Injuries & Reliability Woes
The controller’s most notable innovation — the analog stick — was the source of quite a lot of trouble over the years.
One of the oddest chapters in Nintendo’s history in general was an $80M settlement paid by Nintendo of America in March 2000. Mario Party 3 was a collection of mini-games for the console, and one of the mini-games encouraged players to rotate the analog stick as quickly as possible. Frantic competitive play combined with a hard piece of plastic topped with ridges led to blisters or even friction burns. The settlement was earmarked to provide gamers with special gloves to prevent injury.
This sort of intense usage would cause a mysterious white powder to appear at the base of the analog stick. This turned out to be the plastic wearing away from a delicate internal component. These days, it can be tricky to find a vintage N64 controller with an analog stick that still works well — many flop around, loose and unresponsive.
Aftermarket Repairs & Alternatives
Video game consoles, at least in the 90s, were designed to survive extended contact with young children. This means that they were built to last, and generally still work just fine today. Unfortunately, the Nintendo 64 controller’s finicky analog stick means that any vintage gaming aficionado has probably dipped their toes into aftermarket replacement parts.
These run the whole spectrum, with something for pragmatists and purists alike. Those who’d like to preserve their controllers as much as possible might opt to swap the faulty plastic components with sturdy metal replacements. Gamers who are less picky can just swap in entire replacement analog sticks. Those with less fondness for the quirky controller can pick up an aftermarket option. These days, there are basically two good choices: one old, one new.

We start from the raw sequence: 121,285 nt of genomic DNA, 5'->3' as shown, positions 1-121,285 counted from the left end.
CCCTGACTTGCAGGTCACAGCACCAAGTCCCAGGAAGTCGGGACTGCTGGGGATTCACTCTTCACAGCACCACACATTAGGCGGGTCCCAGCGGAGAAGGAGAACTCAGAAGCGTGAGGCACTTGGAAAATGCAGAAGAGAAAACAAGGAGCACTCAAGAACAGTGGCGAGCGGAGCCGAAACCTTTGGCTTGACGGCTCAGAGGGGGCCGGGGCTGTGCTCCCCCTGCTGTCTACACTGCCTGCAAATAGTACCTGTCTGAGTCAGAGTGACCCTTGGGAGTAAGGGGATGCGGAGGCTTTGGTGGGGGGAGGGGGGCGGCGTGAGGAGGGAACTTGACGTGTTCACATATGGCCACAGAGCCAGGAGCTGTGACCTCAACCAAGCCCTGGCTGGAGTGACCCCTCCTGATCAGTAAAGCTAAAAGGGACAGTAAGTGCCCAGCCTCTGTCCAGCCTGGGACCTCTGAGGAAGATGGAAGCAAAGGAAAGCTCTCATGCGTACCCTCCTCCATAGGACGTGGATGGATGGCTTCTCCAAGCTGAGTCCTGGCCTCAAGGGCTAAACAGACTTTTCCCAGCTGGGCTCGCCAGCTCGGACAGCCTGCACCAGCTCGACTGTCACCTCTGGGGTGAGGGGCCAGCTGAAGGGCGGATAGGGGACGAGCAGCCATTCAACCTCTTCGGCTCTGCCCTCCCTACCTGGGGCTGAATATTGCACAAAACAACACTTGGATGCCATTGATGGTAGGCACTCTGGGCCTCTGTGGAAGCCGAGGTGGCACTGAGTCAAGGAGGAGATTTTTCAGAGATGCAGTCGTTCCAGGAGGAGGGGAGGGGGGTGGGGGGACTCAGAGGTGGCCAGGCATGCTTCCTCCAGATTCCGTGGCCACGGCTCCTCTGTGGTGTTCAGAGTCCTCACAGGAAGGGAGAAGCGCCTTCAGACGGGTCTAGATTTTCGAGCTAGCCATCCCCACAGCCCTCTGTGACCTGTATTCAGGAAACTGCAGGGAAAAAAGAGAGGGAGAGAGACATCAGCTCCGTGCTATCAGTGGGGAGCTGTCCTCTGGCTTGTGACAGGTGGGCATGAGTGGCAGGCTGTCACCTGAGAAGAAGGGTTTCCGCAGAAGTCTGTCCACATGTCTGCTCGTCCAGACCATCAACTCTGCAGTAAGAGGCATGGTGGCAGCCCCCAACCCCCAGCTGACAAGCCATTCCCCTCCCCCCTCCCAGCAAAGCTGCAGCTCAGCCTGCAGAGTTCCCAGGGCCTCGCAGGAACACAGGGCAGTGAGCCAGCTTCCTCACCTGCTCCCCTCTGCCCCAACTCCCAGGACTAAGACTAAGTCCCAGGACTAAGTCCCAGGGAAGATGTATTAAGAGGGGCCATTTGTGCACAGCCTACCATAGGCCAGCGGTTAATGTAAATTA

The Hori Mini Pad came out during the N64’s lifetime, but only in Japan. It shrunk the size of the controller substantially, getting rid of the middle grip and swapping the placement of the analog stick and d-pad. This gave it a button layout more like the Xbox than any Nintendo console. Hori Mini Pads are still prized by enthusiasts today and command a relatively high price.
More recently, the Brawler64 Gamepad set imaginations alight with a wildly successful crowdfunding campaign. This controller looks like a cross between a Nintendo Switch pro controller and the N64 original.
In the 80s and early 90s, most game controllers looked like Nintendo’s controllers. From the mid-90s onward, though, that would rarely be true again. This didn’t stop Nintendo from innovating, however. The GameCube controller was a brightly colored lump of plastic that fit perfectly into human hands. The Wii controller was inspired by remote controls, aiming to be as unthreatening to casual gamers as possible. The Wii U controller had a large, integrated touchscreen to try to capture the sorts of gaming experiences that were possible on modern mobile devices. The Switch controllers broke into two pieces to allow multiplayer action anywhere.
Looking back a the benefit of hindsight, it’s easy to see the N64 controller as a misstep, a weird evolutionary dead-end. That doesn’t do it justice, however. Nintendo’s legacy of innovation stretches back decades, but it’s the N64 controller where they really let loose and started to think outside the box. It may not be the greatest video game controller ever made, but it’s arguably the most interesting.
1. Wired: Nintendo 64 came out 20 years ago. Here’s how a teenaged me reviewed it.
2. Nintendo Power, December 1995, page 11
3. Electronic Gaming Monthly, January 1996, page 77
4. Game Pro, February 1996, page 21
5. Patent for Sega Saturn 3D controller (US 7,488,254)
6. Wikipedia: PlayStation (console) development
LodgetNet Nintendo 64 controller
Nintendo 64 controller
Sega Genesis controller
Sega Saturn 3D Control Pad
Sega Saturn controller
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Super Famicom and Super NES controllers
Virtual Boy controller